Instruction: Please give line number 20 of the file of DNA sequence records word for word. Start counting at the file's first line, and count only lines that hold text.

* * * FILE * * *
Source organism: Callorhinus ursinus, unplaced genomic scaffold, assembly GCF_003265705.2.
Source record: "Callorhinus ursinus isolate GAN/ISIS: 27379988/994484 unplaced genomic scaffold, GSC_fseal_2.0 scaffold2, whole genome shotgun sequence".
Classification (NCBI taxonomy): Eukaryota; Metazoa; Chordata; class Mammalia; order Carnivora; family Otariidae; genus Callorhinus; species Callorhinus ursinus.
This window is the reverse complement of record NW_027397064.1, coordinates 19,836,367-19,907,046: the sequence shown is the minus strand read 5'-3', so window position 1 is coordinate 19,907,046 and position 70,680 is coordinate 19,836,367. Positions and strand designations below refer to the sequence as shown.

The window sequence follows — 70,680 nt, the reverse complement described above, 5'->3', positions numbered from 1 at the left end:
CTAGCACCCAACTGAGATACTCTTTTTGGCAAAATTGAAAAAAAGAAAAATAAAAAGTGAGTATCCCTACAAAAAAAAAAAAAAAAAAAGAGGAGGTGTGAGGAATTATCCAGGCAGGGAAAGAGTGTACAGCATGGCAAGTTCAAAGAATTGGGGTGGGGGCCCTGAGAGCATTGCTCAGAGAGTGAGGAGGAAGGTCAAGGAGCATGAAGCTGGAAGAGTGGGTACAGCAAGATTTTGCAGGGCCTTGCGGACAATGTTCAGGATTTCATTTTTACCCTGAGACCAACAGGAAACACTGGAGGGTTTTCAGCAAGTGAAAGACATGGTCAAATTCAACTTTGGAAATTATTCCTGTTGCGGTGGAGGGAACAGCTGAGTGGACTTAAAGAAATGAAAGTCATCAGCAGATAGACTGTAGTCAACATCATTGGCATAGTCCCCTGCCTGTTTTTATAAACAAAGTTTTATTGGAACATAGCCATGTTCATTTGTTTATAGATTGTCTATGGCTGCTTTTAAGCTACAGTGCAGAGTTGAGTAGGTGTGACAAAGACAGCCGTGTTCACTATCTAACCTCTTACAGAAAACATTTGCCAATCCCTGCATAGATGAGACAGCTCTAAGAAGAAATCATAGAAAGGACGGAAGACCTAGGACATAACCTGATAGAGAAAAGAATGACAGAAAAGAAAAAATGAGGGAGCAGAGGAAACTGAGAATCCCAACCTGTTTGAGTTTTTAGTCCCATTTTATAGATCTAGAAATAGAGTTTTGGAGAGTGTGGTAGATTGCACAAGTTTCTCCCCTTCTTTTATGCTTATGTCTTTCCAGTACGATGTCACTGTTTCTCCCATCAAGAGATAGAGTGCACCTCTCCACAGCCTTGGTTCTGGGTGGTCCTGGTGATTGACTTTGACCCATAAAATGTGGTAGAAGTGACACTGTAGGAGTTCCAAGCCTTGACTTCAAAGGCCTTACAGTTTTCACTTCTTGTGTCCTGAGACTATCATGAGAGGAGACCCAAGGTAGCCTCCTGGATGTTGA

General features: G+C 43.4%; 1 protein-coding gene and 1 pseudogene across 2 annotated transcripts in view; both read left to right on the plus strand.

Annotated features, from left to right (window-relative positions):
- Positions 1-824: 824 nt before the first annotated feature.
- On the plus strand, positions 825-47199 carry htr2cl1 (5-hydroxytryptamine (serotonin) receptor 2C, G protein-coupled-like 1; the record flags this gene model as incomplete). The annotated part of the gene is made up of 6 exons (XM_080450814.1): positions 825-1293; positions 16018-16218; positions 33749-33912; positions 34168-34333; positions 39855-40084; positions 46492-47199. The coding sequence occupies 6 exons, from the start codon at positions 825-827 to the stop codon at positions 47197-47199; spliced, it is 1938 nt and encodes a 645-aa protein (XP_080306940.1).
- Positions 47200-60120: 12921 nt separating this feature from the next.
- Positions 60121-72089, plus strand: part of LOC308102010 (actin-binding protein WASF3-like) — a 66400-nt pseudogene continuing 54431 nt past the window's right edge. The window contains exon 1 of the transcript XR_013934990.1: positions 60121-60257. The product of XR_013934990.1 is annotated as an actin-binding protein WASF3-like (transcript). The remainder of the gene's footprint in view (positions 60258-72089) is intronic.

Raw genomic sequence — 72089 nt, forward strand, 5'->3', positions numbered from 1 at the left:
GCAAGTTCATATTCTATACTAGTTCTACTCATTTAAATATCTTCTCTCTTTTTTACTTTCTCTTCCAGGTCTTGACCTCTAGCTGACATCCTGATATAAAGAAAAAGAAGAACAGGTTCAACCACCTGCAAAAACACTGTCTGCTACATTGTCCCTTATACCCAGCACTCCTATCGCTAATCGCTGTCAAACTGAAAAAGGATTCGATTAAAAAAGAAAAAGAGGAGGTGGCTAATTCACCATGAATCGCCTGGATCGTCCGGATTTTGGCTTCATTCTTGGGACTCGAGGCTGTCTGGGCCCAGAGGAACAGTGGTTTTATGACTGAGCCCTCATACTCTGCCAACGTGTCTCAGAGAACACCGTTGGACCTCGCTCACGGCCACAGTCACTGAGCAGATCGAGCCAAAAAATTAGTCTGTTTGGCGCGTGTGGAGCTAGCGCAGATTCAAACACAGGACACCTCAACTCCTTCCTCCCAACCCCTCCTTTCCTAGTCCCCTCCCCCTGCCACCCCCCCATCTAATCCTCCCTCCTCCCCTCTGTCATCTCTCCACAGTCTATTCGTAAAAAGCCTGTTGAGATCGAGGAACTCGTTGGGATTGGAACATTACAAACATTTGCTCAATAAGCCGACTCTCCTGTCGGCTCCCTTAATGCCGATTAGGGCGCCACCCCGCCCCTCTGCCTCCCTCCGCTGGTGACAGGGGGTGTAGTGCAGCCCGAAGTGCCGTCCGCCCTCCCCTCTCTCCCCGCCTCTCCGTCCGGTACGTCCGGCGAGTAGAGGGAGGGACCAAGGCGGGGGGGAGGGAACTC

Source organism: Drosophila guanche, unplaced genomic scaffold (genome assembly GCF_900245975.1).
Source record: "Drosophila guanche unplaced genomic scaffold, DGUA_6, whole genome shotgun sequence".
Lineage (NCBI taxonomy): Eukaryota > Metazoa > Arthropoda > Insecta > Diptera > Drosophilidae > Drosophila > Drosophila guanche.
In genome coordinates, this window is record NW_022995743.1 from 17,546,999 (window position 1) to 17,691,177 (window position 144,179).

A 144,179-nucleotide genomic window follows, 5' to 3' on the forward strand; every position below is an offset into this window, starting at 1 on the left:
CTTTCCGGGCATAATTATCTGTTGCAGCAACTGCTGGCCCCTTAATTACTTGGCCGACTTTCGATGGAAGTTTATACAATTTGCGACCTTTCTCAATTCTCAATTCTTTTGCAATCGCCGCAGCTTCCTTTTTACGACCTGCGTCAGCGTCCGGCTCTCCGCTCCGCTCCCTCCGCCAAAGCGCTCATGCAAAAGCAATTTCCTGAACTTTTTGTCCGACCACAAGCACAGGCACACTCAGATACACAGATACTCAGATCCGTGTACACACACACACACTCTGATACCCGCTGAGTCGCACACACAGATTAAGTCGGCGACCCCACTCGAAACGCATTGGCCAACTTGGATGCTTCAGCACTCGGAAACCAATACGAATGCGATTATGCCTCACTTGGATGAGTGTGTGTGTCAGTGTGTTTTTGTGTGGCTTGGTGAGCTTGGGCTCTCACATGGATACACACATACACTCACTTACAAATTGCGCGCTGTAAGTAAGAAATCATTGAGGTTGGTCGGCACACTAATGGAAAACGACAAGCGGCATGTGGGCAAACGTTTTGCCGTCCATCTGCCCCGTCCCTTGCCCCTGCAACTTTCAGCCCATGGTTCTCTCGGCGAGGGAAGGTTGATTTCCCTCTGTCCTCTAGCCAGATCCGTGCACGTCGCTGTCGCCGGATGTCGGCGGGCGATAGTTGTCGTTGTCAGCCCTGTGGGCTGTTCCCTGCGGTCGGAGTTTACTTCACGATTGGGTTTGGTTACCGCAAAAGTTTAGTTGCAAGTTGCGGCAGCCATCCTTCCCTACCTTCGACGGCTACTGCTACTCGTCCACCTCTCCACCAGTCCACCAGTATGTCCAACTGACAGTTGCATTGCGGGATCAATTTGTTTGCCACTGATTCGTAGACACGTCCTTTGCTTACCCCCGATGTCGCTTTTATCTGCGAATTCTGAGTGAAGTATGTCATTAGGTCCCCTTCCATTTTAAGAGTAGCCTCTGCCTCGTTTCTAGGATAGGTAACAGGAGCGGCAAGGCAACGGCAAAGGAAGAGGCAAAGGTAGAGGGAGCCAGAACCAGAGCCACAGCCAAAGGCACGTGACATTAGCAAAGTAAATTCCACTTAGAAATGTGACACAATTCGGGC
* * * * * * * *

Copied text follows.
CTTTCCGGGCATAATTATCTGTTGCAGCAACTGCTGGCCCCTTAATTACTTGGCCGACTTTCGATGGAAGTTTATACAATTTGCGACCTTTCTCAATTCTCAATTCTTTTGCAATCGCCGCAGCTTCCTTTTTACGACCTGCGTCAGCGTCCGGCTCTCCGCTCCGCTCCCTCCGCCAAAGCGCTCATGCAAAAGCAATTTCCTGAACTTTTTGTCCGACCACAAGCACAGGCACACTCAGATACACAGATACTCAGATCCGTGTACACACACACACACTCTGATACCCGCTGAGTCGCACACACAGATTAAGTCGGCGACCCCACTCGAAACGCATTGGCCAACTTGGATGCTTCAGCACTCGGAAACCAATACGAATGCGATTATGCCTCACTTGGATGAGTGTGTGTGTCAGTGTGTTTTTGTGTGGCTTGGTGAGCTTGGGCTCTCACATGGATACACACATACACTCACTTACAAATTGCGCGCTGTAAGTAAGAAATCATTGAGGTTGGTCGGCACACTAATGGAAAACGACAAGCGGCATGTGGGCAAACGTTTTGCCGTCCATCTGCCCCGTCCCTTGCCCCTGCAACTTTCAGCCCATGGTTCTCTCGGCGAGGGAAGGTTGATTTCCCTCTGTCCTCTAGCCAGATCCGTGCACGTCGCTGTCGCCGGATGTCGGCGGGCGATAGTTGTCGTTGTCAGCCCTGTGGGCTGTTCCCTGCGGTCGGAGTTTACTTCACGATTGGGTTTGGTTACCGCAAAAGTTTAGTTGCAAGTTGCGGCAGCCATCCTTCCCTACCTTCGACGGCTACTGCTACTCGTCCACCTCTCCACCAGTCCACCAGTATGTCCAACTGACAGTTGCATTGCGGGATCAATTTGTTTGCCACTGATTCGTAGACACGTCCTTTGCTTACCCCCGATGTCGCTTTTATCTGCGAATTCTGAGTGAAGTATGTCATTAGGTCCCCTTCCATTTTAAGAGTAGCCTCTGCCTCGTTTCTAGGATAGGTAACAGGAGCGGCAAGGCAACGGCAAAGGAAGAGGCAAAGGTAGAGGGAGCCAGAACCAGAGCCACAGCCAAAGGCACGTGACATTAGCAAAGTAAATTCCACTTAGAAATGTGACACAATTCGGGC